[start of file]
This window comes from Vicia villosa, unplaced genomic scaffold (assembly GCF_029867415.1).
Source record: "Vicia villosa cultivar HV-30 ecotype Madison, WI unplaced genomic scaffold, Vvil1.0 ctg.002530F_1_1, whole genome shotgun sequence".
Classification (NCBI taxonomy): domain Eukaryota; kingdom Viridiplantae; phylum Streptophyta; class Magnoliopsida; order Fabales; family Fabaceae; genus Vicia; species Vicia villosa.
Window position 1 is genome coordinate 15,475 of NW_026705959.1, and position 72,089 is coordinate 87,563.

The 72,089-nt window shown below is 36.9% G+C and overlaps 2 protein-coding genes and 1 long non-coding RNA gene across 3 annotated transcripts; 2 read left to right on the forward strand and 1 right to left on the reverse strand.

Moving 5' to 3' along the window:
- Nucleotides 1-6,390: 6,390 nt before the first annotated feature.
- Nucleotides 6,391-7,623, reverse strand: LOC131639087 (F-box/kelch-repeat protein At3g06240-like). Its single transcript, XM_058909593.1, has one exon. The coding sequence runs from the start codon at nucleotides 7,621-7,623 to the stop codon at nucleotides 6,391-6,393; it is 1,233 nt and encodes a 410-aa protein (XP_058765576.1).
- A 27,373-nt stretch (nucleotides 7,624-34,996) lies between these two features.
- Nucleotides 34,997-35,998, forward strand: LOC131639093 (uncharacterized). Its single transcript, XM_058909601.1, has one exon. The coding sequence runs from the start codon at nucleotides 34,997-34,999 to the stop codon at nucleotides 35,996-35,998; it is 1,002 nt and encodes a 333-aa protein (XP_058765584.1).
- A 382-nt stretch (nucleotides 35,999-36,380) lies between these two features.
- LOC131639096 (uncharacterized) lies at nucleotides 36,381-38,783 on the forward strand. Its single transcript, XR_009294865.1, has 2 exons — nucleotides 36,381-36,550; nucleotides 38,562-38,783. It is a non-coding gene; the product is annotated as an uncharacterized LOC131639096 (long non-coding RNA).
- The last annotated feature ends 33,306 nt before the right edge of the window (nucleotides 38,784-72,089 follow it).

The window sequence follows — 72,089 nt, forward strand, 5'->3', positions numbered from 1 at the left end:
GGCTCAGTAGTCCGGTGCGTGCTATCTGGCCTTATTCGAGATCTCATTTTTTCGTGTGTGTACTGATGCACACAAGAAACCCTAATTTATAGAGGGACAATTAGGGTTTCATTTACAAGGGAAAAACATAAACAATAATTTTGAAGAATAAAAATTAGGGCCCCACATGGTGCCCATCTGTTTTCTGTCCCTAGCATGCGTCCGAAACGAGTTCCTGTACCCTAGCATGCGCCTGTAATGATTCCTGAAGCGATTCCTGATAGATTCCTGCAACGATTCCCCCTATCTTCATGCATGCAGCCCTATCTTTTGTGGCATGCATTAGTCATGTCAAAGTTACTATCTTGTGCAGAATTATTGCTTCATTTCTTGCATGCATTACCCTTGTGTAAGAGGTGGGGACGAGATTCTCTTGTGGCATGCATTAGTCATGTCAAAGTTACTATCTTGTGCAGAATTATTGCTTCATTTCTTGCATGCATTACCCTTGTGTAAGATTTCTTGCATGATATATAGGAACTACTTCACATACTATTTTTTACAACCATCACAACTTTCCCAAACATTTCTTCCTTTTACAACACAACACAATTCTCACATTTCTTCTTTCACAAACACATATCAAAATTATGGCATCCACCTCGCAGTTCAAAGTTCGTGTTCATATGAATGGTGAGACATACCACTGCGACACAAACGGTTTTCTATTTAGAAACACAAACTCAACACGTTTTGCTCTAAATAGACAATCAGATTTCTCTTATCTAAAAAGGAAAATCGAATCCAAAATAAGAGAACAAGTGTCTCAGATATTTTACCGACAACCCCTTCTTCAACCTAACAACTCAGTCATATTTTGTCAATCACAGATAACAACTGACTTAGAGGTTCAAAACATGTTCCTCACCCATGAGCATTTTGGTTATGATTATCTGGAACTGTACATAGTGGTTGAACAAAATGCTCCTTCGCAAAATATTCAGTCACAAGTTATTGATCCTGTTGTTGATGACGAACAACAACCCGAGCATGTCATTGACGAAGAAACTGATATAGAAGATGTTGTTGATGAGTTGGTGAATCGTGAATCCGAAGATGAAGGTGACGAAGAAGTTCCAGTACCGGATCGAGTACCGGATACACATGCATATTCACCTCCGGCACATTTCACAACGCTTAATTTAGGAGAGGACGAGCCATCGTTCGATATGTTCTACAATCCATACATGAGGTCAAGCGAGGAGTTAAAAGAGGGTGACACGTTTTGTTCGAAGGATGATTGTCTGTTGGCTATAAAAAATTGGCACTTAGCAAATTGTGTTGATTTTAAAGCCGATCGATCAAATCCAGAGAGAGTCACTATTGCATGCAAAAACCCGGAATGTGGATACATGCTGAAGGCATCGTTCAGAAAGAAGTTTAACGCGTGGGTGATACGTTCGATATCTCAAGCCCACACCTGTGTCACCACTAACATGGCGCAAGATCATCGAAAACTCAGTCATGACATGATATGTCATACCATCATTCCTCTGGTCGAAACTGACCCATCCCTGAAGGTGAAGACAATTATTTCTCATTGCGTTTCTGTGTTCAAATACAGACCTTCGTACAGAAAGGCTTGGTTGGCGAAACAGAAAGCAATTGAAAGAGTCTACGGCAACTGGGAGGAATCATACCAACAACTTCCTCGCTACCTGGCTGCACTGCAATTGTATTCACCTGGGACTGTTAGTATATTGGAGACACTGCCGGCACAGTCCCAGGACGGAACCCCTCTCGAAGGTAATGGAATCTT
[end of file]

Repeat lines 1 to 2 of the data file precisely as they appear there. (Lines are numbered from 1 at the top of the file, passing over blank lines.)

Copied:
This window comes from Vicia villosa, unplaced genomic scaffold (assembly GCF_029867415.1).
Source record: "Vicia villosa cultivar HV-30 ecotype Madison, WI unplaced genomic scaffold, Vvil1.0 ctg.002530F_1_1, whole genome shotgun sequence".